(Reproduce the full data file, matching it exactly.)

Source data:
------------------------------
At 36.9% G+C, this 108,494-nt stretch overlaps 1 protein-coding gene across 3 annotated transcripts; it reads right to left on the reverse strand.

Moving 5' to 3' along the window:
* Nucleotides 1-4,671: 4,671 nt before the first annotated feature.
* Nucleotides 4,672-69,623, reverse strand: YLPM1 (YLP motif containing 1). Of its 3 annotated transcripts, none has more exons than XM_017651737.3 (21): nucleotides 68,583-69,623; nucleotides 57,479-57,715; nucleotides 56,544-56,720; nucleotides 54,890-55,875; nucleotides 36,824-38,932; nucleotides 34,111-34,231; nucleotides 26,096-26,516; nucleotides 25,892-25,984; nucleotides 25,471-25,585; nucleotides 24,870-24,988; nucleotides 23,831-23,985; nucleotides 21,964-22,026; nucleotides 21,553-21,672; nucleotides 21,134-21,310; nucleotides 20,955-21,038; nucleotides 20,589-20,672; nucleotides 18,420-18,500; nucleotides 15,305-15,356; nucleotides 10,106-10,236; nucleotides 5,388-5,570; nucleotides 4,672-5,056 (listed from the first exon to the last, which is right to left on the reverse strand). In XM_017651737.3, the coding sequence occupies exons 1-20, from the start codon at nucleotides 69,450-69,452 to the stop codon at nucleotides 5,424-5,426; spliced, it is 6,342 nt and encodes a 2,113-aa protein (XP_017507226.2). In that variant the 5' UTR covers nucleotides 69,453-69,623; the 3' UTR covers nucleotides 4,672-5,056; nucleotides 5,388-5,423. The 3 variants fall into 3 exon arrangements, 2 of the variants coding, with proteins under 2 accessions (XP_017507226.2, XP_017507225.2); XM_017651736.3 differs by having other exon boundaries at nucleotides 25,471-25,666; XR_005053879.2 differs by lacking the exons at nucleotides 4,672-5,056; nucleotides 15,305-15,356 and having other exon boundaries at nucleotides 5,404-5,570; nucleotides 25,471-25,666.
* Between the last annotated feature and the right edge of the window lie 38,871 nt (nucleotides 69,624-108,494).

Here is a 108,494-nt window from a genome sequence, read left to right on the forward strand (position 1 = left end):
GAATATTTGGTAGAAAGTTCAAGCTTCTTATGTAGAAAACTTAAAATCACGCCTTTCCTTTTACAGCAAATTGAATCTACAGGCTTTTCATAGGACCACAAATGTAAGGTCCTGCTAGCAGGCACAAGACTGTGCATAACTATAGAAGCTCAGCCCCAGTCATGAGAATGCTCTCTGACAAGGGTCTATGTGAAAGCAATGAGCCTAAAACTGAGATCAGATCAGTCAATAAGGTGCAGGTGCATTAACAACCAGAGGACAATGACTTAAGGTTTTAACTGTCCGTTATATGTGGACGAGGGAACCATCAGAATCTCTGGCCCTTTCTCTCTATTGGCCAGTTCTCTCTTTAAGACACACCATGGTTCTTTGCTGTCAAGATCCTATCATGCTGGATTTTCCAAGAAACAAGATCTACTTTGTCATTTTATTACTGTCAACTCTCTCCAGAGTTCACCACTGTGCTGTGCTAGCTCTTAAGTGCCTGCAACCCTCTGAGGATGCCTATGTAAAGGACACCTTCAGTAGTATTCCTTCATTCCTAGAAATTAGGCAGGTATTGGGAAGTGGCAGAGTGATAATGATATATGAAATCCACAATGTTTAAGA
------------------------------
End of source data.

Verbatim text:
At 36.9% G+C, this 108,494-nt stretch overlaps 1 protein-coding gene across 3 annotated transcripts; it reads right to left on the reverse strand.

Moving 5' to 3' along the window:
* Nucleotides 1-4,671: 4,671 nt before the first annotated feature.
* Nucleotides 4,672-69,623, reverse strand: YLPM1 (YLP motif containing 1). Of its 3 annotated transcripts, none has more exons than XM_017651737.3 (21): nucleotides 68,583-69,623; nucleotides 57,479-57,715; nucleotides 56,544-56,720; nucleotides 54,890-55,875; nucleotides 36,824-38,932; nucleotides 34,111-34,231; nucleotides 26,096-26,516; nucleotides 25,892-25,984; nucleotides 25,471-25,585; nucleotides 24,870-24,988; nucleotides 23,831-23,985; nucleotides 21,964-22,026; nucleotides 21,553-21,672; nucleotides 21,134-21,310; nucleotides 20,955-21,038; nucleotides 20,589-20,672; nucleotides 18,420-18,500; nucleotides 15,305-15,356; nucleotides 10,106-10,236; nucleotides 5,388-5,570; nucleotides 4,672-5,056 (listed from the first exon to the last, which is right to left on the reverse strand). In XM_017651737.3, the coding sequence occupies exons 1-20, from the start codon at nucleotides 69,450-69,452 to the stop codon at nucleotides 5,424-5,426; spliced, it is 6,342 nt and encodes a 2,113-aa protein (XP_017507226.2). In that variant the 5' UTR covers nucleotides 69,453-69,623; the 3' UTR covers nucleotides 4,672-5,056; nucleotides 5,388-5,423. The 3 variants fall into 3 exon arrangements, 2 of the variants coding, with proteins under 2 accessions (XP_017507226.2, XP_017507225.2); XM_017651736.3 differs by having other exon boundaries at nucleotides 25,471-25,666; XR_005053879.2 differs by lacking the exons at nucleotides 4,672-5,056; nucleotides 15,305-15,356 and having other exon boundaries at nucleotides 5,404-5,570; nucleotides 25,471-25,666.
* Between the last annotated feature and the right edge of the window lie 38,871 nt (nucleotides 69,624-108,494).

Here is a 108,494-nt window from a genome sequence, read left to right on the forward strand (position 1 = left end):
GAATATTTGGTAGAAAGTTCAAGCTTCTTATGTAGAAAACTTAAAATCACGCCTTTCCTTTTACAGCAAATTGAATCTACAGGCTTTTCATAGGACCACAAATGTAAGGTCCTGCTAGCAGGCACAAGACTGTGCATAACTATAGAAGCTCAGCCCCAGTCATGAGAATGCTCTCTGACAAGGGTCTATGTGAAAGCAATGAGCCTAAAACTGAGATCAGATCAGTCAATAAGGTGCAGGTGCATTAACAACCAGAGGACAATGACTTAAGGTTTTAACTGTCCGTTATATGTGGACGAGGGAACCATCAGAATCTCTGGCCCTTTCTCTCTATTGGCCAGTTCTCTCTTTAAGACACACCATGGTTCTTTGCTGTCAAGATCCTATCATGCTGGATTTTCCAAGAAACAAGATCTACTTTGTCATTTTATTACTGTCAACTCTCTCCAGAGTTCACCACTGTGCTGTGCTAGCTCTTAAGTGCCTGCAACCCTCTGAGGATGCCTATGTAAAGGACACCTTCAGTAGTATTCCTTCATTCCTAGAAATTAGGCAGGTATTGGGAAGTGGCAGAGTGATAATGATATATGAAATCCACAATGTTTAAGA